Chilliwack’s School District works to ensure mental health among student body

SD 33 is equipping students with academic, mental tools needed to create success in adulthood

Starting with students in kindergarten, School District 33 is working to implement its mental health strategic plan, which will help better equip the district’s grads as they transition from public education to post-secondary or the workforce. (File photo)

Five out of five people have mental health, says David Manuel, Chilliwack’s principal of student services, and it’s the District’s goal to enhance the mental health literacy of all of the District’s students from kindergarten to Grade 12.

The District’s mandate is that every student becomes a graduate prepared for opportunities beyond graduation, which is no longer strictly academic based, and hasn’t been for some time.

“Like P.E., we want to incorporate and embed mental health (information) in education,” explained Manuel, so School District 33 created a strategic plan that would implement its vision for enhancing mental health literacy and social emotional learning across the student spectrum.

READ MORE: Chilliwack School District graduating more students than ever before

“Mental health and wellness is not illness,” said Brenda Calendino, the district’s high incidence coordinator. Creating this distinction for children is important, but often a challenge because so much of the language used today is self-diagnosing or stigmatizing. “Everyone needs this understanding.

Currently, almost every district in British Columbia is trying to land on the same language usage surrounding mental health because we’re using the wrong words, says Calendino.

Students will say they have “test anxiety,” Calendino explains. “But that’s the wrong word. It’s stress, which can even be considered good mental health before a test because it create an optimal level of performance. We want to normalize (appropriate levels of) stress, and give students the tools to know what good mental health is and how to recognize the early warning signs.”

The idea, says Manuel, is that teachers know how to teach. Regardless of the topic, if you provide them with the correct information and tools, teachers can distill information to the level their students need, and incorporate that information into the curriculum.

“Like anything else, mental fitness can be taught,” said Manuel.

Designed around resources created by Stan Kutcher, the mental health strategic plan is research-based, and grounded in Canada. “The time is right,” said Calendino. “We were ready and the response has been absolutely amazing.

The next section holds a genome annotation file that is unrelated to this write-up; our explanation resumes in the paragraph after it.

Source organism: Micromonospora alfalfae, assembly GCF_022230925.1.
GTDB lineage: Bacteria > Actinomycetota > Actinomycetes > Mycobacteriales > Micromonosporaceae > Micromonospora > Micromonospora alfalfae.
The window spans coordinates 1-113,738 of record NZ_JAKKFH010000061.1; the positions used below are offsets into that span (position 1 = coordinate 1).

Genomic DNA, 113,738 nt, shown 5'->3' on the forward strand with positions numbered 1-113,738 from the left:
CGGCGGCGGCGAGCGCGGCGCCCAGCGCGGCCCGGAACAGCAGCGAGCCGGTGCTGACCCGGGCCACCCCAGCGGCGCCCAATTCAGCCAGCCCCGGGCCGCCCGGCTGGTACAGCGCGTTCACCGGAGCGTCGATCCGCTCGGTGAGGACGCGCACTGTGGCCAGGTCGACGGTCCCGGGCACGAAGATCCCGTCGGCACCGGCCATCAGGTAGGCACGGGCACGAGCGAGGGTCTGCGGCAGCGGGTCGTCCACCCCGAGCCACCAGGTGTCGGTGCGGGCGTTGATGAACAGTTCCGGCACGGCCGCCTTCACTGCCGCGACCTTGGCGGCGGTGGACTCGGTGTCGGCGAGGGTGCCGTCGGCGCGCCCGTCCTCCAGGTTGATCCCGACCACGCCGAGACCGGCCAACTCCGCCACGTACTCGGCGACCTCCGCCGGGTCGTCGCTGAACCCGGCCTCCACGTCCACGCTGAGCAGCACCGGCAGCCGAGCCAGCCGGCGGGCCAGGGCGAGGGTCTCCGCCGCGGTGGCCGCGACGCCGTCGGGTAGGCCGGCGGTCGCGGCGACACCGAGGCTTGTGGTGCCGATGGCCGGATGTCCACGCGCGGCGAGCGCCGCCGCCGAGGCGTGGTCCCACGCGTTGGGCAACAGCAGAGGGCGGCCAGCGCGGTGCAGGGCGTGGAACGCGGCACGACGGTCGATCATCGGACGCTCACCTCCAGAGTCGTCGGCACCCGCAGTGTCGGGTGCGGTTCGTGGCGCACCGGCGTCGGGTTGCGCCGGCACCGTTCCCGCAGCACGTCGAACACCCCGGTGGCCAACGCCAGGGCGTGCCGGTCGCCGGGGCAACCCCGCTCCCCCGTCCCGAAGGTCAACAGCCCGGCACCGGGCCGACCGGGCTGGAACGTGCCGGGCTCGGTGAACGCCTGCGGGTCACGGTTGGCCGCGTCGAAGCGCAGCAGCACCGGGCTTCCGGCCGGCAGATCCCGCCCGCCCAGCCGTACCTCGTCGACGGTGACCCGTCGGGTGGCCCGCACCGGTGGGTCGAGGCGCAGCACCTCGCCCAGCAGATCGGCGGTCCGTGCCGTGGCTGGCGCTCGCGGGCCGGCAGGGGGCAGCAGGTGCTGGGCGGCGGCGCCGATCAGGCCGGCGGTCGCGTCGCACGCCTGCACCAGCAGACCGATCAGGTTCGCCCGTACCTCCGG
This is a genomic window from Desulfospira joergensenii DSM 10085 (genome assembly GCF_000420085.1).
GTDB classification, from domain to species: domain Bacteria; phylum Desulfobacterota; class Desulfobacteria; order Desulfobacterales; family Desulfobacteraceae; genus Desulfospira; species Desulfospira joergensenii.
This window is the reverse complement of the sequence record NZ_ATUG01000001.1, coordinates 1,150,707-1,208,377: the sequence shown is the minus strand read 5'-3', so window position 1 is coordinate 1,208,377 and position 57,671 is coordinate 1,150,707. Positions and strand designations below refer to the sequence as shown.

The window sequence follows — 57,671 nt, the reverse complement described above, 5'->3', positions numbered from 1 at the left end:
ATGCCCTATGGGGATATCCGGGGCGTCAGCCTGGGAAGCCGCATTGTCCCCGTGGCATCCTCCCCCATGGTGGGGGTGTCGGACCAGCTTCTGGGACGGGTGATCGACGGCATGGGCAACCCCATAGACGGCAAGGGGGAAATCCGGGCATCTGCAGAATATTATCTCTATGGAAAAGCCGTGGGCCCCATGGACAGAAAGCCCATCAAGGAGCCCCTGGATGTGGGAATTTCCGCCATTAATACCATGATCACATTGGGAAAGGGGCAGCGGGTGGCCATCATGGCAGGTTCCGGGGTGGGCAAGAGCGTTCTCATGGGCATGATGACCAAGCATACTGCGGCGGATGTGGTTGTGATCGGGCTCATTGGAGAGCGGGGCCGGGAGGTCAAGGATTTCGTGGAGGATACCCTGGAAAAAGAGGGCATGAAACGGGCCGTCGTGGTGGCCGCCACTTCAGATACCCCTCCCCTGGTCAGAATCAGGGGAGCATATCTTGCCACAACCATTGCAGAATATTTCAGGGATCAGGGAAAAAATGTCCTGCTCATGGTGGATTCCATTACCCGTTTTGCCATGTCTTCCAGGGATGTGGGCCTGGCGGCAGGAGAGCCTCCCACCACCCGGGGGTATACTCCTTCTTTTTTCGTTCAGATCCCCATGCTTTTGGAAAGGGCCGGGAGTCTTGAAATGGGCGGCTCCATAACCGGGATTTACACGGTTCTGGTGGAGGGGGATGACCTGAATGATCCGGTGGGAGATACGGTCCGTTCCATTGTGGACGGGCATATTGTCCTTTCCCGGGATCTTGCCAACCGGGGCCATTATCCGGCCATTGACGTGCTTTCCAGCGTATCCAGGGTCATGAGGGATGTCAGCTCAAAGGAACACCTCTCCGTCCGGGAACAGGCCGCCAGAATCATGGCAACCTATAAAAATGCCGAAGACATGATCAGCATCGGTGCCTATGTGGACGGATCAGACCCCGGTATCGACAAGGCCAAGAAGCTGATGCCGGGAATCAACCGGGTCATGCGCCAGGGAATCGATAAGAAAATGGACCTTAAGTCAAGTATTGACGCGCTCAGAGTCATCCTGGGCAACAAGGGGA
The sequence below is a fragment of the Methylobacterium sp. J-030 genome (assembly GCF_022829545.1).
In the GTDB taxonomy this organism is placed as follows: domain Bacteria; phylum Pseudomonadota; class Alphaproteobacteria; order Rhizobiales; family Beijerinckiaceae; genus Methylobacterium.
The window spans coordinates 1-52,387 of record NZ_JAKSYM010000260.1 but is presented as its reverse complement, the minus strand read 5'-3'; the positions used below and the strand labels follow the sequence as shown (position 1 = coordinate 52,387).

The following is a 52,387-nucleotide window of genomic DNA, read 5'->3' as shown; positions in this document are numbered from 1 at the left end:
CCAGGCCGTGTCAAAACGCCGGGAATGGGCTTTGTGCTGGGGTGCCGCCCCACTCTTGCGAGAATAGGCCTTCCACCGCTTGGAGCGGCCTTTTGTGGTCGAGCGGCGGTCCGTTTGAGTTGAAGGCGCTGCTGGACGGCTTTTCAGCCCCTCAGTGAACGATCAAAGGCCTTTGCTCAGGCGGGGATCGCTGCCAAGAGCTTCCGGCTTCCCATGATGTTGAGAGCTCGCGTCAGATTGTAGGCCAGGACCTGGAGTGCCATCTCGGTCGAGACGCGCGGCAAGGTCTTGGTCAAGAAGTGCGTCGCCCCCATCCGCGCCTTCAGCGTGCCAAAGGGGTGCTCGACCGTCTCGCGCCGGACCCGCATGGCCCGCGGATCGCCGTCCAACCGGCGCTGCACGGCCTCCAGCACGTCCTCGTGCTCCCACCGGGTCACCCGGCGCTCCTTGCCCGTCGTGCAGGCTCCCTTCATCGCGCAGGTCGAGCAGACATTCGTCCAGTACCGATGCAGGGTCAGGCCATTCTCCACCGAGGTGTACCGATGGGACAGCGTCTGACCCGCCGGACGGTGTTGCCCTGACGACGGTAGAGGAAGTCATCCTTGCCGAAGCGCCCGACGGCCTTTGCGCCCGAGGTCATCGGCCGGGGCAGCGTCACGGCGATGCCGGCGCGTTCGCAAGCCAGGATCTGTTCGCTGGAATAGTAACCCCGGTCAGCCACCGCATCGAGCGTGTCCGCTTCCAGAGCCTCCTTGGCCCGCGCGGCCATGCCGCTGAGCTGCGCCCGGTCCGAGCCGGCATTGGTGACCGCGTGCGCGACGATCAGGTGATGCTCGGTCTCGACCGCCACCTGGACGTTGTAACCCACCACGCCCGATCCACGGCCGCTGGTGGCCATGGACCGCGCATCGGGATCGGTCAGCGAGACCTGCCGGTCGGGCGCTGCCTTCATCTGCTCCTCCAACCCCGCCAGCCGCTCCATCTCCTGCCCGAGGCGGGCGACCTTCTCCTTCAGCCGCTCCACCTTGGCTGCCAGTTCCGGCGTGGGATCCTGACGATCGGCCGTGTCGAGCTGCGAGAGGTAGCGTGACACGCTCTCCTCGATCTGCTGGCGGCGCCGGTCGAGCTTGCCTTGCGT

READ MORE: Chilliwack school board plans for an integrated arts school for grades 8-12 at old UFV location

Not only are students getting the accurate language to understand and talk through their (mental health questions), but they’re being equipped with the tools and language to bring those discussions home, where they can share them with their family members.

And although there’s a focus on high-school students right now because adolecents in puberty are the most at risk for mental health issues, the plan is to extend the curriculum throughout all grades, and all levels of support.

“Even our EAs and staff are being trained,” said Manuel. “And they’re leaving the training saying, ‘I can do this!’ It’s so exciting (to see) we have what it takes (go do this across the board).

“We’re teaching a holistic way of approaching education and addressing the whole person,” continued Manuel. ”When our (students) leave our schools, they’re going to be ready for real life.”

For more information about the Chilliwack School District (SD 33), or the Board, please visit their website at


@SarahGawdin on Twitter
SarahGawdin on Instagram

Like us on Facebook and follow us on Twitter.

Get local stories you won't find anywhere else right to your inbox.
Sign up here

Just Posted

Two new candidates for Chilliwack-Kent riding

B.C. NDP and B.C. Greens announce candidates to run against incumbent Throness

Sunny skies ahead for Fraser Valley this week

Rain and smoke nowhere in the forecast after weeks of weather alerts

Chilliwack seniors invited to drive-through breakfast

Event held to acknowledge the difficulty faced by Chilliwack seniors during pandemic

VIDEO: Find Me My Furever Home – Blue at the Chilliwack SPCA

‘He’s a very laid back, easy-going guy, but still very active,’ says SPCA branch manager

Chilliwack hospice hosts candlelight walk for those who have lost loved ones during pandemic

People invited to ‘celebrate the life of your loved one’ at Illumination Walk

QUIZ: Do you know what’s on TV?

Fall is normally the time when new television shows are released

Canadian ski resorts wrestle with pandemic-vs.-profit dilemma as COVID-19 persists

Few are actually restricting the total number of skiers they allow on the hill

Victoria-area RCMP locate high-risk sex offender thanks to help of taxi cab driver

Scott Jones wanted on a Canada-wide warrant, ‘a risk to women and girls,’ police say

A (virtual) walk around the world by 88-year-old B.C. man

George Doi says it’s simple: ‘I like walking’

End of CERB means uncertainty for some, new system for others

As of a week ago, the CERB had paid out $79.3 billion to 8.8 million people

Join Black Press Media and Do Some Good

Pay it Forward program supports local businesses in their community giving

Is it time to start thinking about greener ways to package cannabis?

Packaging suppliers are still figuring eco-friendly and affordable packaging options that fit the mandates of Cannabis Regulations

Horgan, Wilkinson trade barbs over MSP premiums, health care at campaign stops

Horgan called a snap election for Oct. 24 earlier this week

Most Read